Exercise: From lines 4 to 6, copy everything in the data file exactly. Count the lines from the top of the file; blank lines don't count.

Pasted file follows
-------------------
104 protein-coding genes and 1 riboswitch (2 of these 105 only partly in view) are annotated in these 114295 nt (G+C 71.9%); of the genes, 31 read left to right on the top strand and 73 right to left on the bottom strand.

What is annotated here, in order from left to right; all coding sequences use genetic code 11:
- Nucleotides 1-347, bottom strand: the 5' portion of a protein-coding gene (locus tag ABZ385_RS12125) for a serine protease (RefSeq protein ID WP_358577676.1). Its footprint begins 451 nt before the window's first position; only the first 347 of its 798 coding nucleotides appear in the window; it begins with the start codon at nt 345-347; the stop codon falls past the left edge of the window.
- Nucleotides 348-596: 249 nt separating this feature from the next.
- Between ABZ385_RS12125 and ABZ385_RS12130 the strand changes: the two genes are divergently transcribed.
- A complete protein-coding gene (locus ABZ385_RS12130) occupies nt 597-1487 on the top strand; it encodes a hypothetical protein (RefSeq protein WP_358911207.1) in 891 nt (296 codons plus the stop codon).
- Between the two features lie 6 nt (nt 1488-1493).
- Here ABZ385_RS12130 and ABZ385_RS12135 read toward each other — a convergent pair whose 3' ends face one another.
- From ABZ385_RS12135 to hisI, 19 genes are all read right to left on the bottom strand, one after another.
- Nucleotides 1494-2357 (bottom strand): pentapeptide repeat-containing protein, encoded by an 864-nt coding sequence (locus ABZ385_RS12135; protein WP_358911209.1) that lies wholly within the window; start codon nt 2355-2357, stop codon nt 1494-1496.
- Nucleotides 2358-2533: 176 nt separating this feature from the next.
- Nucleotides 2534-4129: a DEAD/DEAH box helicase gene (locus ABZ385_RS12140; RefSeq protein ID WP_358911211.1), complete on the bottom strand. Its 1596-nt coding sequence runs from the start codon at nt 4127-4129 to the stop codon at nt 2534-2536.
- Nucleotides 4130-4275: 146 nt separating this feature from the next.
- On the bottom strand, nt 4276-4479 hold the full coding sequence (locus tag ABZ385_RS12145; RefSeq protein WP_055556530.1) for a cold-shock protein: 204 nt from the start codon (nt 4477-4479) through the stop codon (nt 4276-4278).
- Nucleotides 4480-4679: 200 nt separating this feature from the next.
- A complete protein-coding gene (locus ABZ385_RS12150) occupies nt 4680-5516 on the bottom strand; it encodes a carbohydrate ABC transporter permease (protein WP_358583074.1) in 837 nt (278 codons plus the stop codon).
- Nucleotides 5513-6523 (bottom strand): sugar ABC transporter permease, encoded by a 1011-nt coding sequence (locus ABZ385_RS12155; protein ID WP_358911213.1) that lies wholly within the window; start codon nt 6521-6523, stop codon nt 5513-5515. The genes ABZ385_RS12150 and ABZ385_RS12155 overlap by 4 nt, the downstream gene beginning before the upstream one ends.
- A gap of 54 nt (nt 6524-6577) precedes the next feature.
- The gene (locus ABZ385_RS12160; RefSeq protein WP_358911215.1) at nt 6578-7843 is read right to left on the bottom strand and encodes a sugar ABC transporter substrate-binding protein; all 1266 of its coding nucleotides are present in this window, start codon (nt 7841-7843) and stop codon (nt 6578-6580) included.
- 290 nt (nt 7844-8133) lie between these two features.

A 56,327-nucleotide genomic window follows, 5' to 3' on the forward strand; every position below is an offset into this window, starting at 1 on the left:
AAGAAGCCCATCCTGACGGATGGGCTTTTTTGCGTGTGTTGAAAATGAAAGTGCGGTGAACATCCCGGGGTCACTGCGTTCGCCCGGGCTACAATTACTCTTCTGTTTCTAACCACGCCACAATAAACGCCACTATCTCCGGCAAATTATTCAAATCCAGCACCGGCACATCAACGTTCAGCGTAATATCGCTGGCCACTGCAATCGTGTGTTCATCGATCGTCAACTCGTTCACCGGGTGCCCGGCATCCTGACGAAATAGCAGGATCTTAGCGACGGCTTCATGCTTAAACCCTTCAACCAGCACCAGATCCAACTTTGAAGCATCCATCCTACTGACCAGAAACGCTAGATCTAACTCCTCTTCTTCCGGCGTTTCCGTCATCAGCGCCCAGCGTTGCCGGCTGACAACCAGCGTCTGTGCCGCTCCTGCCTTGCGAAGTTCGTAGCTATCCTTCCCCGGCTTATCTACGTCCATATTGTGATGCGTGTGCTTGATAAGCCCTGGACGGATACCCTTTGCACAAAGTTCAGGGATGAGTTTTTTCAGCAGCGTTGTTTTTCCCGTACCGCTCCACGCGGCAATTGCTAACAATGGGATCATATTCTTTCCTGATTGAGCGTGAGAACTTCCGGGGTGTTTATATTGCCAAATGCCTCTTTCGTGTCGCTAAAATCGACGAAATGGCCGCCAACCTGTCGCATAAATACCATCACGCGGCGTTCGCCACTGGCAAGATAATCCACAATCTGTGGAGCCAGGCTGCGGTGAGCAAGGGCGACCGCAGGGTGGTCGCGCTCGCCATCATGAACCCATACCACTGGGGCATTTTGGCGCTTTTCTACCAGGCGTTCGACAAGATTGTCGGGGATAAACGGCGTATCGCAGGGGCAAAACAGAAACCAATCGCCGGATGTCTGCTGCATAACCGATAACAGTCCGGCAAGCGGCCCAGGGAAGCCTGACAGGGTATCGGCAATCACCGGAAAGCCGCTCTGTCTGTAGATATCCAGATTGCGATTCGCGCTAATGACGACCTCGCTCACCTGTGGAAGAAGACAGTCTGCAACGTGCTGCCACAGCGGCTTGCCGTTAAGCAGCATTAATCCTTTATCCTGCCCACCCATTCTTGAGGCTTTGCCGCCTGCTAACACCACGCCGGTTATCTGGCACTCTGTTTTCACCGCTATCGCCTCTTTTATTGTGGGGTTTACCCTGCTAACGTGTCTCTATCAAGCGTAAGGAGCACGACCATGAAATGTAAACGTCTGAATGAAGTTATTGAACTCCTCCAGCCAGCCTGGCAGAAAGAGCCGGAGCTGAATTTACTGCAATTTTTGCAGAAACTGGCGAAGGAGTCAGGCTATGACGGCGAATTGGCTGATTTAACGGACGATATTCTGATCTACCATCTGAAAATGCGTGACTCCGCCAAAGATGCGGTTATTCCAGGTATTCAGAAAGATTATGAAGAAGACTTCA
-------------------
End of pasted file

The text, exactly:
- Nucleotides 348-596: 249 nt separating this feature from the next.
- Between ABZ385_RS12125 and ABZ385_RS12130 the strand changes: the two genes are divergently transcribed.
- A complete protein-coding gene (locus ABZ385_RS12130) occupies nt 597-1487 on the top strand; it encodes a hypothetical protein (RefSeq protein WP_358911207.1) in 891 nt (296 codons plus the stop codon).